Robert Reich argues that Trump’s rise suggests a new kind of politics. You might call it anti-politics.
Between the capitalism that offers vast gains for the wealthy and unequal benefits for the other classes, Robert Reich argues that there is a third way: the kind of capitalism that provides equal opportunities, as illustrated by Chobani's recent giveaway of shares to its employees.
Families of color are less likely to have savings or inherit money and face significant barriers to building wealth, such as discriminatory policies and practices that thwart home ownership.
Will Bernie Sanders’s supporters rally behind Hillary Clinton if she gets the nomination? Likewise, if Donald Trump is denied the Republican nomination, will his supporters back whoever gets the Republican nod? Robert Reich argues that the answer may be yes.
Robert Reich argues that trading on financial speculation should be taxed, in order to reduce its impact on the rest of the financial system.
Does Bernie Sanders know how to 'bust up the banks?' Robert Reich argues that he does.
While the media has focused on Hillary Clinton, a Bernie Sanders win is not a complete impossibility.
Bottom line: If either of these men is elected president, we could see the largest redistribution in American history from the poor and middle-class of America to the rich. This is class warfare with a vengeance, Robert Reich argues.
Robert Reich argues that the country's political makeup in 2020 will shift towards third-party candidates.
Robert Reich argues that new trade agreements do not necessarily help American wages return to the levels that they enjoyed thirty or even forty years ago.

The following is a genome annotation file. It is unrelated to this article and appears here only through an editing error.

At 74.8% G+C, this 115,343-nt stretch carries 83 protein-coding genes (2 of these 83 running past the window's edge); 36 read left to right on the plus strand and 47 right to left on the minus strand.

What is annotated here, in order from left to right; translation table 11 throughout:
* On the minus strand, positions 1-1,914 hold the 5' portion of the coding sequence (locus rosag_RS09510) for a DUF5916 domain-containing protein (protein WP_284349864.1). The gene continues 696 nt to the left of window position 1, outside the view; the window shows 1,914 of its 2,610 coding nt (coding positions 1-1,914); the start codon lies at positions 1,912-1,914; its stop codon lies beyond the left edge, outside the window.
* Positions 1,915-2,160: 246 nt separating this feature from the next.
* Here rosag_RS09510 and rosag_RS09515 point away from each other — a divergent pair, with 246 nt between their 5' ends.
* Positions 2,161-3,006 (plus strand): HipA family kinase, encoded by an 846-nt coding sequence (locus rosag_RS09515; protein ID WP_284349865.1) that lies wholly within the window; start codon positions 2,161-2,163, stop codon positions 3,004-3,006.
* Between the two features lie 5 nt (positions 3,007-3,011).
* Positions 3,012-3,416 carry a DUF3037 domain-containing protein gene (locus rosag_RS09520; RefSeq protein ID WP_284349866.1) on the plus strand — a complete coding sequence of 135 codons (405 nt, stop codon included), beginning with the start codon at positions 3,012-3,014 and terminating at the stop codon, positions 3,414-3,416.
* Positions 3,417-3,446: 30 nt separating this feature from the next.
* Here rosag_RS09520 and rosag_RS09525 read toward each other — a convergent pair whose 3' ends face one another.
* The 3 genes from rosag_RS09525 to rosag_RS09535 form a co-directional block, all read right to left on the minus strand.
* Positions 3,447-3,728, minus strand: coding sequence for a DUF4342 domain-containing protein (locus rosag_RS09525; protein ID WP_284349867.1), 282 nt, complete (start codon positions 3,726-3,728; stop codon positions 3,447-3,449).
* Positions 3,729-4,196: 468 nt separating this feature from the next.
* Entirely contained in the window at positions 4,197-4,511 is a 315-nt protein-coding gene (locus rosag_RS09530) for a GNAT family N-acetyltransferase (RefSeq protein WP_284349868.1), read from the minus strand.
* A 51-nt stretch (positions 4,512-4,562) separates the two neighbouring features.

Both Bernie Sanders and Donald Trump are blaming free-trade deals for the decline of working-class jobs and incomes. Are they right?
Robert Reich argues that the similarities between Donald Trump and the fascists of the early 20th century have become too large to ignore.
Robert Reich argues that the Republican party must change dramatically in order to survive.
The popularity of candidates like Bernie Sanders and Donald Trump can in part be attributed to the economic insecurity that many middle- and working-class voters feel.
Bernie Sanders' proposals to break up the banks, introduce a single-payer health plan, and reduce structural inequality will kickstart teh economy, Robert Reich argues.
Robert Reich argues that the Republican Party has been replaced by a system of warring tribes.
Pundits will say the New Hampshire primaries are evidence that the political extremes are gaining ground in American politics. It isn't true, Robert Reich argues.
Fixing the current political system will take effort and perseverance this election cycle.
How should presidents accomplish fundamental change?
True change in the political system will only come through mobilization and action.